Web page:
Published on Wed Dec 16 2020

Major threats to a migratory raptor vary geographically along the eastern Mediterranean flyway

Oppel, S., Arkumarev, V., Bakari, S., Dobrev, V., Saravia, V., Adefolu, S., Aktay Sozuer, L., Apeverga, P. T., Arslan, S., Barshep, Y., Bino, T., Bounas, A., Cetin, T., Dayyoub, M., Dobrev, D., Duro, K., El-Moghrabi, L., ElSafoury, H., Endris, A., Ghazal Asswad, N., Harry, J. H., Ivande, S. T., Jbour, S., Kapsalis, E., Kret, E., Mahamued, B. A., Manu, S. A., Mengistu, S., Moussa Zabeirou, A. R., Muhammad, S. I., Nakev, S., Ngari, A., Onoja, J., Osta, M., Ozuslu, S., Petrovski, N., Popgeorgiev, G., Pourchier, C., Ruffo, A., Shobrak, M., Sidiropoulos, L., Skartsi, T., Sozuer, O., Stara, K., Tesf

Millions of large soaring birds migrate from the Palaearctic to Africa every year. The magnitude and geographic range of threats affecting birds along flyways are poorly known. We used an endangered soaring migrant, the Egyptian Vulture Neophron percnopterus.

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Abstract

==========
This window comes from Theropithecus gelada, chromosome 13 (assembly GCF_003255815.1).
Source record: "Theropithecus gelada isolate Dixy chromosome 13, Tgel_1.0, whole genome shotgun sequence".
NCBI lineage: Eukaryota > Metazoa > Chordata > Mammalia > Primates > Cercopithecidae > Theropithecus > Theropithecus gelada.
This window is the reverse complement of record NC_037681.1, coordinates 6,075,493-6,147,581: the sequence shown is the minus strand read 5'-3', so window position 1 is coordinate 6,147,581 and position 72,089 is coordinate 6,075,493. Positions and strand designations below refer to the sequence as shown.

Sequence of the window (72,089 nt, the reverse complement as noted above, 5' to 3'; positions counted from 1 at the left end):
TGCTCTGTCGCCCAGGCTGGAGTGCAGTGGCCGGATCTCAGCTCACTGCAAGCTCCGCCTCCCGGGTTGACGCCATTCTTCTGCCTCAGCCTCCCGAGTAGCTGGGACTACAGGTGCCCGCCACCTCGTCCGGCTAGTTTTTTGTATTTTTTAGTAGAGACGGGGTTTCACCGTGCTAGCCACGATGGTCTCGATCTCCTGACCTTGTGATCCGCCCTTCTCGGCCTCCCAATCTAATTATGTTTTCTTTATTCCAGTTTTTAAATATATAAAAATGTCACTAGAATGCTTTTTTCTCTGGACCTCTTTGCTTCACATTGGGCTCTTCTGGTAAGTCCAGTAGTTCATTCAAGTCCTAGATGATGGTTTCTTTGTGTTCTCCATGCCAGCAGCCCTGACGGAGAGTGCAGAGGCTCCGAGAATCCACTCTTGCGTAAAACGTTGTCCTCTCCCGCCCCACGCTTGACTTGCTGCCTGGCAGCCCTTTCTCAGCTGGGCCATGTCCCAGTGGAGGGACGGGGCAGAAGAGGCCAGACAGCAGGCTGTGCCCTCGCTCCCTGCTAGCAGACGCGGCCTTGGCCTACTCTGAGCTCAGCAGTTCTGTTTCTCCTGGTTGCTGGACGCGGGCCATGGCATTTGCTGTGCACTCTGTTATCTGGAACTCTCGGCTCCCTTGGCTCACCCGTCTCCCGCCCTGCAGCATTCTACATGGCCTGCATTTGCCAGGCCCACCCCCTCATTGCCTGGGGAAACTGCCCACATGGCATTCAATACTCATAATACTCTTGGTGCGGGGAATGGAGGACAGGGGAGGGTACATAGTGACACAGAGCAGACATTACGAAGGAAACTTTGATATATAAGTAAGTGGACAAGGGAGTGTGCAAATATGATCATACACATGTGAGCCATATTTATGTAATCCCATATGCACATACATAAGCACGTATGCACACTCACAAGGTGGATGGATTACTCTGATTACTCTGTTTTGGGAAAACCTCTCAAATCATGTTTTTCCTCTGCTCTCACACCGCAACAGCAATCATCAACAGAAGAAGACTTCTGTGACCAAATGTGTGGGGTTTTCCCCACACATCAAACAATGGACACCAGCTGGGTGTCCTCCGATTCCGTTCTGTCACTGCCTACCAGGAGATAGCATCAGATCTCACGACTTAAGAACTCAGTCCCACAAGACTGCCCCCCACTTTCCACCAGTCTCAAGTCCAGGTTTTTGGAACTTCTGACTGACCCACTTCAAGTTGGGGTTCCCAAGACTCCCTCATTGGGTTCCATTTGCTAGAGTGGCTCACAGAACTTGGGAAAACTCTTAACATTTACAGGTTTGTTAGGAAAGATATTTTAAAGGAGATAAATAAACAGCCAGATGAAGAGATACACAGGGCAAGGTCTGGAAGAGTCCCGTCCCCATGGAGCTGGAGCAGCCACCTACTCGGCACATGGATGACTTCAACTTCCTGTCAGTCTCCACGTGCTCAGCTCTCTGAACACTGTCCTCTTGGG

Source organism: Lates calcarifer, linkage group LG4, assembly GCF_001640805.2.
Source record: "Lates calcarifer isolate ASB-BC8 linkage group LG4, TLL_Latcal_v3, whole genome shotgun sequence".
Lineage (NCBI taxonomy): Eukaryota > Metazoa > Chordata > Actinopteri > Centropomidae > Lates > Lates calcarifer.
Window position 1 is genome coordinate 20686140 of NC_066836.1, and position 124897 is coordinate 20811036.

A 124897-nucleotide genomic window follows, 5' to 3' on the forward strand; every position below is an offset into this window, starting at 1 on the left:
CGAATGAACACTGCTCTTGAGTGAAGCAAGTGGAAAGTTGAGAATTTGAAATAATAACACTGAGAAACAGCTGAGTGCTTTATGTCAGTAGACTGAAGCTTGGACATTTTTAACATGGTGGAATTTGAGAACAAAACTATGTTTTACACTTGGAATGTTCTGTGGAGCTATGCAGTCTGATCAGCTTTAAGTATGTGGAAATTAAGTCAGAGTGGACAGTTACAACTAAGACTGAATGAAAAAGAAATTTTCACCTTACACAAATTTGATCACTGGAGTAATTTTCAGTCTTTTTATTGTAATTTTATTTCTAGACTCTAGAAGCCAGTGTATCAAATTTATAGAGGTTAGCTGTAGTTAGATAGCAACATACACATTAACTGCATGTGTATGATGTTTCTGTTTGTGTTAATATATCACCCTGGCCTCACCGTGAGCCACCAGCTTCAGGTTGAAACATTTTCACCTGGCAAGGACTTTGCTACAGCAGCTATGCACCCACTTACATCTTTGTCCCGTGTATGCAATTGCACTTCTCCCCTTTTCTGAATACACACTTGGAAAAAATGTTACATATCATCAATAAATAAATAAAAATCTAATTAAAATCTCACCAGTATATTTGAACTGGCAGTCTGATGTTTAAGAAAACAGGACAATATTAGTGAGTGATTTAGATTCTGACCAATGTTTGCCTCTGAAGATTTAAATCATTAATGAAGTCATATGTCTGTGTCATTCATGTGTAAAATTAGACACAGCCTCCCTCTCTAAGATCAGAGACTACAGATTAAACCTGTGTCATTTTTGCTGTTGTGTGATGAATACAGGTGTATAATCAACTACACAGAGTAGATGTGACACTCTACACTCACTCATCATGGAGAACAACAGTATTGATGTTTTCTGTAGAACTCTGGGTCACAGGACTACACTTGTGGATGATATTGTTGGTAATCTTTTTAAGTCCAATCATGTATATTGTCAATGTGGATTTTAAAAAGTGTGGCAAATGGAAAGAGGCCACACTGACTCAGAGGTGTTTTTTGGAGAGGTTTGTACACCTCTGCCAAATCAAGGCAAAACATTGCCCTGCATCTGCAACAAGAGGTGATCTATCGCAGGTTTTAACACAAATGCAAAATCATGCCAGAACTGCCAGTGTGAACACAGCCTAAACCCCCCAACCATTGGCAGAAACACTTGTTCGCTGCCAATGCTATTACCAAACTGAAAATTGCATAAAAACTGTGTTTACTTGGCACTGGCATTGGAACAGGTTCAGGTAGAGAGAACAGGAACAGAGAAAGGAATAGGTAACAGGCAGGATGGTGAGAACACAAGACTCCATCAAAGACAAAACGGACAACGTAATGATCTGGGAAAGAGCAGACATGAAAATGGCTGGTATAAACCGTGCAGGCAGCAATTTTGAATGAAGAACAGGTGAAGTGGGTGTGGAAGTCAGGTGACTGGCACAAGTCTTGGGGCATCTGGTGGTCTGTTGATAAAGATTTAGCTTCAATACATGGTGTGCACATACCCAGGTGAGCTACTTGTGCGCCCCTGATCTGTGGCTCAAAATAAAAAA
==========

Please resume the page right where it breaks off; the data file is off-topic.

Millions of large soaring birds migrate from the Palaearctic to Africa every year, and follow distinct flyways around the Mediterranean Sea. While there is conservation concern for many long-distance migratory bird populations, the magnitude and geographic range of threats affecting birds along flyways are poorly known, which complicates efficient mitigation. We used an endangered soaring migrant, the Egyptian Vulture Neophron percnopterus, as an example species to assess important threats in 13 countries along the eastern Mediterranean flyway. We tracked 71 birds using satellite telemetry to quantify mortalities, surveyed 4198 km of powerlines to detect dead birds, conducted 910 interviews to quantify the prevalence of poison use, and assessed the magnitude of direct persecution by surveying markets and hunters. We lost 44 birds (50% in Europe and the Mediterranean Sea, 16% in the Middle East, and 34% in Africa), and mortality causes varied geographically. Inadvertent poisoning resulting from rural stakeholders targeting predators occurred along most of the flyway. On the breeding grounds in eastern Europe, poisoning and collision and electrocution continue to be major threats. Electrocution on small and poorly designed electricity pylons was most severe in Turkey, Ethiopia and Saudi Arabia, while direct persecution to meet market demands for belief-based use of vulture products appears to be the largest threat in Nigeria and Niger. Illegal direct persecution for leisure is a major threat in the Middle East and Egypt. Although our work cannot quantitatively estimate which of the identified threats has the greatest demographic impact on Egyptian Vultures, none of threats are species-specific and are therefore relevant for many other migratory birds. Our assessment highlights the key threats per country that range states need to address to meet their obligations under the Convention of Migratory Species to protect migratory birds.